The light source used for photo-excitation or photo-inhibition is a key part
of the optical setup for optogenetic studies.
Well-defined spectral, temporal, and spatial control
is important as well as homogenous and constant illumination. In experiments
involving multiple opsins, narrow emission spectrum is important to selectivily activate each opsin.
In some experiments illumination stability is vital because
any fluctuations or “hot spots” may cause inconsistent protein activation in the cells under illumination.
Optogenetics illumination sources include lasers and LEDs, and photoactivation can be done under a microscope
or via a fiber for in vivo applications.
Using a Prizmatix LED illumination system for optogenetics studies provides many advantages compared to laser-based systems, including:
- Illumination Homogeneity and Stability
- Opsin Selectivity
- Light Switching
- Illumination Intensity Control
Illumination Homogeneity and Stability
Prizmatix Microscope LED ,
and Ultra High Power Microscope LED (UHP-Microscope-LED)
systems feature high-end LED drivers that ensure stable output from the LED.
All driver circuits are current sources that provide stable current for LED operation.
The power is stable over time because the LED thermal management features high-end heat sinks and even fans if necessary.
Because LED systems don’t have a resonant cavity like lasers,
they don’t exhibit the noise related to emission modes or instability from back reflections that can be found with diode lasers.
In experiments involving multiple opsins a narrow emission spectrum from the illumination source is
important to achieve selective photoactivation. The emission spectrum of most LEDs is from 10 to 30 nm, a spectral width that is
ideal for selective activation of multiple opsins. Interference filters can be used to achieve a narrower spectrum.
Optogenetics studies require well-defined temporal control, in other words the light source must be turned off and on
in a very fast and precise manner. Most DPSS laser systems with TTL modulation input become unstable at fast switching rates,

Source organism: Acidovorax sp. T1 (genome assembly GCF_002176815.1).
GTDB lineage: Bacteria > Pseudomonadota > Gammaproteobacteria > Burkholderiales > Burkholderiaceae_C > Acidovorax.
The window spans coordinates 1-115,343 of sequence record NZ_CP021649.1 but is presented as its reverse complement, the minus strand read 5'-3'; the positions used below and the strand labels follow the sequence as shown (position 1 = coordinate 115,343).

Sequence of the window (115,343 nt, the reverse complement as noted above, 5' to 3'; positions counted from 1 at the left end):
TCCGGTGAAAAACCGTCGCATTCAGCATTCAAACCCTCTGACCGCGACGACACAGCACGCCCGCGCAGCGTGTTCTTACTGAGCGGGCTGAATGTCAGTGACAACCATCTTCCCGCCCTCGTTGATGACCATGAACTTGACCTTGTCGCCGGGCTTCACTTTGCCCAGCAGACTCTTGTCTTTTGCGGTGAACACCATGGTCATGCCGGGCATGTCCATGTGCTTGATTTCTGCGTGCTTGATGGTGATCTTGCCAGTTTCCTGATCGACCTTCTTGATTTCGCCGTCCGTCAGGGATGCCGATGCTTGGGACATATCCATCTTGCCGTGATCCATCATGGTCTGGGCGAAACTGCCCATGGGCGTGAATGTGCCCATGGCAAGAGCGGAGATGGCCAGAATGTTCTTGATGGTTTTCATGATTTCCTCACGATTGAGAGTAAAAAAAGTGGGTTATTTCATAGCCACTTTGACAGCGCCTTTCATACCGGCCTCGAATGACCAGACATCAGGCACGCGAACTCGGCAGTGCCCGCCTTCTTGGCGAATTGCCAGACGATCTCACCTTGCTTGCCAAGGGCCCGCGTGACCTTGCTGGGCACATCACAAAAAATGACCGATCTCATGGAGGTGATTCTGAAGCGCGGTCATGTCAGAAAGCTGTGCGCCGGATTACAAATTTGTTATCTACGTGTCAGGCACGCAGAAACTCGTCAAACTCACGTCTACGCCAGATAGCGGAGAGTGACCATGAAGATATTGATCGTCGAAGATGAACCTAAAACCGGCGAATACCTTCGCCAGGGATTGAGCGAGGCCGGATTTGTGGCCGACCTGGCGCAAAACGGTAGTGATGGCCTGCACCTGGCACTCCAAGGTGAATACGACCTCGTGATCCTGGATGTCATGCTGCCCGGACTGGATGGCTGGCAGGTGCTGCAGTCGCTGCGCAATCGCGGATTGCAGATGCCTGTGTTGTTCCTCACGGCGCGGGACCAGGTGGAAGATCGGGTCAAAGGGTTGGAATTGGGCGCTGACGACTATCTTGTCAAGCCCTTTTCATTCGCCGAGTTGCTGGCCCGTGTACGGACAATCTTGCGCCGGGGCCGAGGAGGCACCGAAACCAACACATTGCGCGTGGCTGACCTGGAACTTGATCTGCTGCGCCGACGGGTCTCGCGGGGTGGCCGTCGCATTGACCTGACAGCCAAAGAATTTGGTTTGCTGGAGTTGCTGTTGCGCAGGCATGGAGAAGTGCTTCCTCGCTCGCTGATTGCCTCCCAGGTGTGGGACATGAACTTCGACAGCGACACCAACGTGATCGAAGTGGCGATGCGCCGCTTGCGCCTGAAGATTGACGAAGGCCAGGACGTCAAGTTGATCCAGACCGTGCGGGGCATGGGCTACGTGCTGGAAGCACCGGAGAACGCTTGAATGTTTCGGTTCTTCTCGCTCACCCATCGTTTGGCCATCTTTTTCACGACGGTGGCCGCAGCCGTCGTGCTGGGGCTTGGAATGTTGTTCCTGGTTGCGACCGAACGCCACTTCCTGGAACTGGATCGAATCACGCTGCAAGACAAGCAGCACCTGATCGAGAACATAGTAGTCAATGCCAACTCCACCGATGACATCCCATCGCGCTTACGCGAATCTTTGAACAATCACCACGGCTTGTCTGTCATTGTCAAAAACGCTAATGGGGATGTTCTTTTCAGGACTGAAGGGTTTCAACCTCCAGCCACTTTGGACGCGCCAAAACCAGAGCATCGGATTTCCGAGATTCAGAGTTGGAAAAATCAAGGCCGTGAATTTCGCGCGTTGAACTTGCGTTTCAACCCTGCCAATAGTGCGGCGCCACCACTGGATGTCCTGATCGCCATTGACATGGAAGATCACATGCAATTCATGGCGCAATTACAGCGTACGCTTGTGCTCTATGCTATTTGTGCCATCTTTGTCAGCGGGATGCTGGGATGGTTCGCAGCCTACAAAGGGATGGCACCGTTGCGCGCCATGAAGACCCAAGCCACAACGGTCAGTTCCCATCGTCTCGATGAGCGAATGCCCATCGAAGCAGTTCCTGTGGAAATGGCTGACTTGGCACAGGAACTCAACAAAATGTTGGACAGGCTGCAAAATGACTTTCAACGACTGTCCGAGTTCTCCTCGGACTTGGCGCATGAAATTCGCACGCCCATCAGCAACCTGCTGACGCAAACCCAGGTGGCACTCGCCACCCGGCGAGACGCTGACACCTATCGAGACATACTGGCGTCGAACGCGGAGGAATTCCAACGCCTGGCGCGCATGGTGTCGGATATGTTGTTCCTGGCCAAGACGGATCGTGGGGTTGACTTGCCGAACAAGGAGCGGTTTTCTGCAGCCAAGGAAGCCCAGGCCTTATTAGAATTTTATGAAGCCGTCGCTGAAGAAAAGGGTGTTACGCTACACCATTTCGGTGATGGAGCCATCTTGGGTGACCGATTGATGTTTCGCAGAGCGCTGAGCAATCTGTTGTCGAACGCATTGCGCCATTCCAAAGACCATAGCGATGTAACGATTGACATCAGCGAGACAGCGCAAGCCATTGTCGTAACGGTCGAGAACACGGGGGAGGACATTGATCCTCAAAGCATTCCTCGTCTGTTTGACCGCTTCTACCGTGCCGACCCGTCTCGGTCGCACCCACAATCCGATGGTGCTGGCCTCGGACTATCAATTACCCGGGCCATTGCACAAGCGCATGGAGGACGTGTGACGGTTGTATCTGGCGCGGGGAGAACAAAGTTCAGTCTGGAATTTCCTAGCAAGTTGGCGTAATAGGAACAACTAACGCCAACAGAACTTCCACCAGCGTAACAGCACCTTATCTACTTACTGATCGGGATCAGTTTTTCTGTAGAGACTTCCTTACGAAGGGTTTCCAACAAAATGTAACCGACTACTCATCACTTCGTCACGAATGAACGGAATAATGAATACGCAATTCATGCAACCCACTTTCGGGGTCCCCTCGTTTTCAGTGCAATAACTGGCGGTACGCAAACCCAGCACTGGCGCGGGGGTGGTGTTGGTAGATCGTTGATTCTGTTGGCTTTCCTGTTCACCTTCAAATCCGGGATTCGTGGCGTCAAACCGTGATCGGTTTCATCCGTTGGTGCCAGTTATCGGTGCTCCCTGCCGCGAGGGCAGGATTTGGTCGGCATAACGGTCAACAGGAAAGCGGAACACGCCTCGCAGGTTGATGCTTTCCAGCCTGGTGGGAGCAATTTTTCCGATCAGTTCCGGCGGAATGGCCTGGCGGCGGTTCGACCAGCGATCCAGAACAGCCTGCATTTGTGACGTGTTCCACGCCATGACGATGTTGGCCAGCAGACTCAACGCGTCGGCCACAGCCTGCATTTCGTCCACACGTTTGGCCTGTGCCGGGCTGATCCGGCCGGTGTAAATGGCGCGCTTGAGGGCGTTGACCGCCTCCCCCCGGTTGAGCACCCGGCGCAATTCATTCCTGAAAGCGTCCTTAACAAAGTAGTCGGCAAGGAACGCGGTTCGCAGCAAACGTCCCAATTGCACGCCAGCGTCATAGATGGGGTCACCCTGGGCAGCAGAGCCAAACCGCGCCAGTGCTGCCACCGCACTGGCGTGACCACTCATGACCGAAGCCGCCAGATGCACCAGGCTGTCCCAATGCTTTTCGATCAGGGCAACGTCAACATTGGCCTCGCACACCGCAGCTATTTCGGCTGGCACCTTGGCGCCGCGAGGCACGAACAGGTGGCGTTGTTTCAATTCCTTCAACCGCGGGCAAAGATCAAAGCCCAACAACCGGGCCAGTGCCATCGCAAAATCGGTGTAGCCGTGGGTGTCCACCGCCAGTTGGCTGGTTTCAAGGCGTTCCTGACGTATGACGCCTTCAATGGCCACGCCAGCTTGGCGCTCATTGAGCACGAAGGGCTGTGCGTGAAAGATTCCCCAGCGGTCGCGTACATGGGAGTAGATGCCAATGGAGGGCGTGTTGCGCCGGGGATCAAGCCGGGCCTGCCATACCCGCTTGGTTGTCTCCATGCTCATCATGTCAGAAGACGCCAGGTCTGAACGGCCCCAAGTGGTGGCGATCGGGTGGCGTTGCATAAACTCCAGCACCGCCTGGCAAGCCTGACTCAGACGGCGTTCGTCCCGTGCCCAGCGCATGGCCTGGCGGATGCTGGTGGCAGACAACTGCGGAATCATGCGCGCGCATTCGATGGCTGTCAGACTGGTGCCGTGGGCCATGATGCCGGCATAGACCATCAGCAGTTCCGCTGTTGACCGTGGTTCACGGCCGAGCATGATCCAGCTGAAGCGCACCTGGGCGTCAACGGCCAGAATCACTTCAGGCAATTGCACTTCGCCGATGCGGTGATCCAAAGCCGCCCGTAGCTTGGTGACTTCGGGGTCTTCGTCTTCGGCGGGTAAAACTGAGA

so mechanical fast shutters are necessary.
Prizmatix LED current drivers feature a direct TTL input for fast switching with a rise/fall time of microseconds,
much faster than millisecond pulses required for optogenetics applications.
The Prizmatix UHP-Microscope-LED and UHP-Microscope-LED series feature a standard fast opto-isolator
at the TTL input that ensures complete isolation of the sensitive electrophysiology electronics from the LED driver electronics.
Illumination Intensity Control
The output of LEDs is directly dependent on current, yet most LEDs do not perform well at low currents.
To precisely control illumination levels most commercial LED systems use pulse width modulation (PWM).
However, PWM is not suitable for most scientific applications such as fluorescence microscopy or the fast switching
used for photoactivation in optogenetics.
For optogenetics experiments, the LED must be operated with a stable current
and the ON/OFF controlled through the TTL input. All Prizmatix LED current controllers feature a constant
current operation mode and provide direct TTL modulation. The LED current can manually adjusted using a precise
10-turn potentiometer with a locking dial, or it can be set using a computer through the optional analog modulation input.
The Prizmatix Microscope-LED and UHP-Microscope-LED series can be combined in many different configurations
to enable multiple or single wavelength outputs for various flexible connection ports, adaptors, and couplers.
They can be directly connected to a microscope via epi-fluorescence port adaptors or a Liquid Light Guide (LLG).
The UHP-Microscope-LED-White with the optional Filter Wheel
is very versatile because it allows one light source to be connected to a fiber coupler for single wavelength illumination
or through a single fiber or multiple fibers for photo-activation with multiple wavelengths.
An OptiBlock Beam-Switcher can be added to a LED system attached to microscope for additional versatility.
It enables simple manual switching between two illumination modes. For example, it can be used to switch between
direct epifluorescence illumination and fiber optic illumination without disconnecting the LED system from the epifluorescence system.
Fiber optic Rotary Joint is another useful accessory for Optogenetics in vivo studies.
It permits coupling of an optical fiber to a freely moving preparation. The Rotary Joint stator is affixed to a cage
or above a maze while the rotor side can rotate freely maintaining unchanged light transmittance.
Read more on Prizmatix Optogenetics Toolbox page.